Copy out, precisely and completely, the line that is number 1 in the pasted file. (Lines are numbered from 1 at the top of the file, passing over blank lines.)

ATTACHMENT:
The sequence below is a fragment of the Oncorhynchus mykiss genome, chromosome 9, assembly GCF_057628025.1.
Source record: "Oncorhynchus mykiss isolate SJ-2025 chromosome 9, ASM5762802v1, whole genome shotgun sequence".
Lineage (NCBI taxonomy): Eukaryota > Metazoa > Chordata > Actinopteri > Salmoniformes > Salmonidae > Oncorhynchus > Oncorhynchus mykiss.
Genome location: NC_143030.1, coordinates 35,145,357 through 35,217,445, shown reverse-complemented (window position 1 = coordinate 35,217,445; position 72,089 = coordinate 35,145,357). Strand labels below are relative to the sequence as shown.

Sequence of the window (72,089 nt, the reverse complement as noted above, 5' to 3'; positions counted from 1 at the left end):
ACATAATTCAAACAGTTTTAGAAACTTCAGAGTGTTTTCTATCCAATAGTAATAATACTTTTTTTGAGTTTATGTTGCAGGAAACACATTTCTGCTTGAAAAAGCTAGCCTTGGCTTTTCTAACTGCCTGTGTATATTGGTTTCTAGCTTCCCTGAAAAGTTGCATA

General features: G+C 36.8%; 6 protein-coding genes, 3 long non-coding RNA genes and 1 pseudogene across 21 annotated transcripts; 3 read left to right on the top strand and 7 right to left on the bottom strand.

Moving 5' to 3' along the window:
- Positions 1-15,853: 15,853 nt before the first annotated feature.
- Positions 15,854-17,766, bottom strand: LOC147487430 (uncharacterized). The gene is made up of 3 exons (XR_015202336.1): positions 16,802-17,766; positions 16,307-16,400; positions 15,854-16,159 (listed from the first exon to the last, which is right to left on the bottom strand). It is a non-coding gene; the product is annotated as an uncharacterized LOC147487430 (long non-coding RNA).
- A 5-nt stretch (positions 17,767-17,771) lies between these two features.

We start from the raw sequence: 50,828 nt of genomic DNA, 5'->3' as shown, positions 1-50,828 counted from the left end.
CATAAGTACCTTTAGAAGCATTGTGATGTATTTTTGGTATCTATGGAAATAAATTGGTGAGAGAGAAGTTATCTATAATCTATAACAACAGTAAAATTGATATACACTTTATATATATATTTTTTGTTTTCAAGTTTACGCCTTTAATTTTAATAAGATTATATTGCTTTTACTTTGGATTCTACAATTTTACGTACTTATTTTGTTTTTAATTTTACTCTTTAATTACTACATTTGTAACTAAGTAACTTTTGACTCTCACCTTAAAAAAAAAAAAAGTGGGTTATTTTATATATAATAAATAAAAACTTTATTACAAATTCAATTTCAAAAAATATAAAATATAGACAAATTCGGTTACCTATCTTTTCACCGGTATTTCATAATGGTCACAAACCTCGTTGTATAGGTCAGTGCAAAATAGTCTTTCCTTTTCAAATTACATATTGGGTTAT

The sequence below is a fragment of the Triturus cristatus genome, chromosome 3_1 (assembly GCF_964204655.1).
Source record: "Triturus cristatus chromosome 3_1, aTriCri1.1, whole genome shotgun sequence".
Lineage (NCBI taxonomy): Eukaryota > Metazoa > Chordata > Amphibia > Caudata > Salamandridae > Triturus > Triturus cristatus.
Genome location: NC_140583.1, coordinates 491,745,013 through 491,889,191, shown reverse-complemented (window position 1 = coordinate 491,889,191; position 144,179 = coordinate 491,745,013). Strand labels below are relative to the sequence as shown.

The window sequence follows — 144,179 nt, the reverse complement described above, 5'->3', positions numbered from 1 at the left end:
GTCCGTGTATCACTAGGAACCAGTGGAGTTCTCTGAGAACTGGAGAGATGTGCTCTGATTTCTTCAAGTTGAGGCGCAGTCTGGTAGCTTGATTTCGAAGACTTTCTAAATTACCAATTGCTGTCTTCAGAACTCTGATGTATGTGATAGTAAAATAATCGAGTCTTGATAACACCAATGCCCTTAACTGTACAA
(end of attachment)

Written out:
The sequence below is a fragment of the Oncorhynchus mykiss genome, chromosome 9, assembly GCF_057628025.1.